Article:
Wednesday, November 16, 2011

Valentine Postcard Fabric

I recently went to a quilters de-stash with my mother and grandmother. I didn't have much luck finding anything of real interest there. I picked up a few bits of fabric and some embroidery floss because never know when you may need it.

The following week we decided to try this going out of business sale. My mother quilts and is always on the lookout for good deals on fabric. I knew there wouldn't be much to look at, but still went because I enjoy spending time with them both. Three generations of us wild and crazy women shopping together.

Well as they looked around I decided to wander and dig in some of the bins they had. The store had put smaller remnants of fabric in plastic baggies and then thrown them into the bins. Most of the baggies were full of print fabrics, like one that was from a colonial women series. Basically made to look like red-work was printed directly onto the fabric.

Well..look what I saved from the bins!!

There are around 25 of these vintage designs, they are all Valentines designs from what I can tell.
Here is the back of the postcards. Though it would have to be pieced together as it is not printed on reverse of each card.

Now I just have to figure out what to do with them. Any suggestions??


  1. There are several options: My favorite is this stuff called fast2fuse. It is stiff, white and flat with fusible on both sides. You can cut it to fit the fabric and then adhear the fabric to both sides with an iron. I use parchment paper to protect my iron from the fusible. Then you can cover the edges of the fast2fuse with a sewing machine's zigzag or other fancy stitch or you could you use embroidery thread, but I warn you, that is hard on your hands.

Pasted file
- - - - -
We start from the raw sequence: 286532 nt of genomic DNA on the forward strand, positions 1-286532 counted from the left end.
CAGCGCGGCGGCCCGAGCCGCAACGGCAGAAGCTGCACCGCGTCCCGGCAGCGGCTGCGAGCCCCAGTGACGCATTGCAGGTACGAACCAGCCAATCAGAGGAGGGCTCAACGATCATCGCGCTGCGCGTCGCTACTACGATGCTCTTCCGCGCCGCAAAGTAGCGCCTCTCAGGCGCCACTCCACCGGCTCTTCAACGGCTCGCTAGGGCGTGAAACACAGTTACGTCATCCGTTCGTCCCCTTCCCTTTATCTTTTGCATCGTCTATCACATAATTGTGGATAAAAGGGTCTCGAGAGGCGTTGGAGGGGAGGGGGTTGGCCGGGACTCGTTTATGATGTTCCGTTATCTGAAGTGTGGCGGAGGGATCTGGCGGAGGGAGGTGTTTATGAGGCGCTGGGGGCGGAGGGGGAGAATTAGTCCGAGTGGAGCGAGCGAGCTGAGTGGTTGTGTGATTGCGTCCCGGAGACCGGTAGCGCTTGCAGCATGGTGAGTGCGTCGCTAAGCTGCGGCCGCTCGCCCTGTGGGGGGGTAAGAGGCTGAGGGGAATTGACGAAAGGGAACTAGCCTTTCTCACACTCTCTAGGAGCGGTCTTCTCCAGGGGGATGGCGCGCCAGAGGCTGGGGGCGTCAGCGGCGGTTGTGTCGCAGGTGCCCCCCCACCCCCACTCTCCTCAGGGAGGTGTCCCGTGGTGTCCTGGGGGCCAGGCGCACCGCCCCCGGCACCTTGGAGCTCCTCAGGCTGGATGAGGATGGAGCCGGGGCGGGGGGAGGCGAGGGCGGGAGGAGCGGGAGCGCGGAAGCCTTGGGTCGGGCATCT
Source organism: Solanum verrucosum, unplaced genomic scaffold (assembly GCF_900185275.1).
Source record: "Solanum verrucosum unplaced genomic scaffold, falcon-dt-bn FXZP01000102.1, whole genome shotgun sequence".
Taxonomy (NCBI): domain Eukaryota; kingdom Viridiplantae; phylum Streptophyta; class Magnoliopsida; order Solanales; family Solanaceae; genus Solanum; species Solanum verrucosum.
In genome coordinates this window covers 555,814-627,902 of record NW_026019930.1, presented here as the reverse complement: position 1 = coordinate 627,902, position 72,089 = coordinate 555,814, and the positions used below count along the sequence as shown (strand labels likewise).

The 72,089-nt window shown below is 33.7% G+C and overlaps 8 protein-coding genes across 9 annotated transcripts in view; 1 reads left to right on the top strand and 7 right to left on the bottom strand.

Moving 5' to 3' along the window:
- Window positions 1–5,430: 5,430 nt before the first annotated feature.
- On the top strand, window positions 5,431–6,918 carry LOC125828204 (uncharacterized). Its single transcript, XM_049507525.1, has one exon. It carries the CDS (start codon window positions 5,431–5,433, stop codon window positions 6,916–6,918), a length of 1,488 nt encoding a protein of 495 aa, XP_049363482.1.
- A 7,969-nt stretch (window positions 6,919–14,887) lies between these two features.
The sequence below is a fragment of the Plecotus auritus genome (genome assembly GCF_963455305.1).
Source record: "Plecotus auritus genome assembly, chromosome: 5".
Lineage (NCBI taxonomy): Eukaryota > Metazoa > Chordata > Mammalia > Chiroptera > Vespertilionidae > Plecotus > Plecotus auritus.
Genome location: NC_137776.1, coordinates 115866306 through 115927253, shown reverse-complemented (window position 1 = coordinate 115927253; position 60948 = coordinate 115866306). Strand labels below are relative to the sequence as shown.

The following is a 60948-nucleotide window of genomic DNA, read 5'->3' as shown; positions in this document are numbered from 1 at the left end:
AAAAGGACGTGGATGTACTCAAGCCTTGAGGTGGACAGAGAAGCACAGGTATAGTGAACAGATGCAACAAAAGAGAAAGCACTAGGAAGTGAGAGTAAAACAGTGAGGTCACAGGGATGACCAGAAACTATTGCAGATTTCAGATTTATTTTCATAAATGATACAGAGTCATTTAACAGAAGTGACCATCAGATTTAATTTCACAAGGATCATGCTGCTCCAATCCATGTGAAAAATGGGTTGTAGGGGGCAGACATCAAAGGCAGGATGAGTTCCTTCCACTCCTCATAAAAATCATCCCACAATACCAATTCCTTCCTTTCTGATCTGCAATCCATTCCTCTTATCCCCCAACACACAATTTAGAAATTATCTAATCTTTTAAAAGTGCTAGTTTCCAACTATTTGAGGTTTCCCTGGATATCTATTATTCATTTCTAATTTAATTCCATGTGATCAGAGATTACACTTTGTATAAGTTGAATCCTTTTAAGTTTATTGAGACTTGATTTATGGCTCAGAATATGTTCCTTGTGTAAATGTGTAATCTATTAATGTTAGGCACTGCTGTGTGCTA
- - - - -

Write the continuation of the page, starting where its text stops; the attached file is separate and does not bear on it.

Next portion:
You could also put card board or quilt batting in between the pieces of fabric. Use a Pigma brand pen for writing directly on the fabric. I find the easiest way to do this is to put the fabric on a fairly fine piece of sand paper so it doesn't move. Then you can stamp it and mail it as any other mail art. You often have to put an extra 20 cents on it because it can't always be run through the machines.

    My friends and I used to send these fiber post cards all the time.


  2. My goodness! You are one of the luckiest people I know. LOL. Such bargains.

    Pamela has a great idea, too, and I like Sharon's. Why not mail them and let people do their thing? OMG! I wish I could embroider a letter, but I'd go nuts first. Aha! I just had an idea! Gotta type it in Stickies before I forget!

    Please, please, please! May I have one? Please? :) Must I tell you my idea first? :( :) Ooh, this is good.

  3. Sharon- Thank you! That will probably help me mail them out to people next Valentines Day!

    Pamela- I will be sure to keep you on my list of people to send one to. =)

    Limner- I have just got to know what you are up to, but I will send you one and you can fill in the details when you are finished. =)

  4. You could make a card out of cardstock then stitch or glue the card on the front.

  5. Sarah- That is what I was thinking. Simple and fast.

  6. A little glue and a bit of embroidery to make sure everything stays intact and also to liven up the commercial fabric. That personal touch, y'know? Great find.

  7. I couldn't agree more! I can't wait for Valentine's Day to roll around again!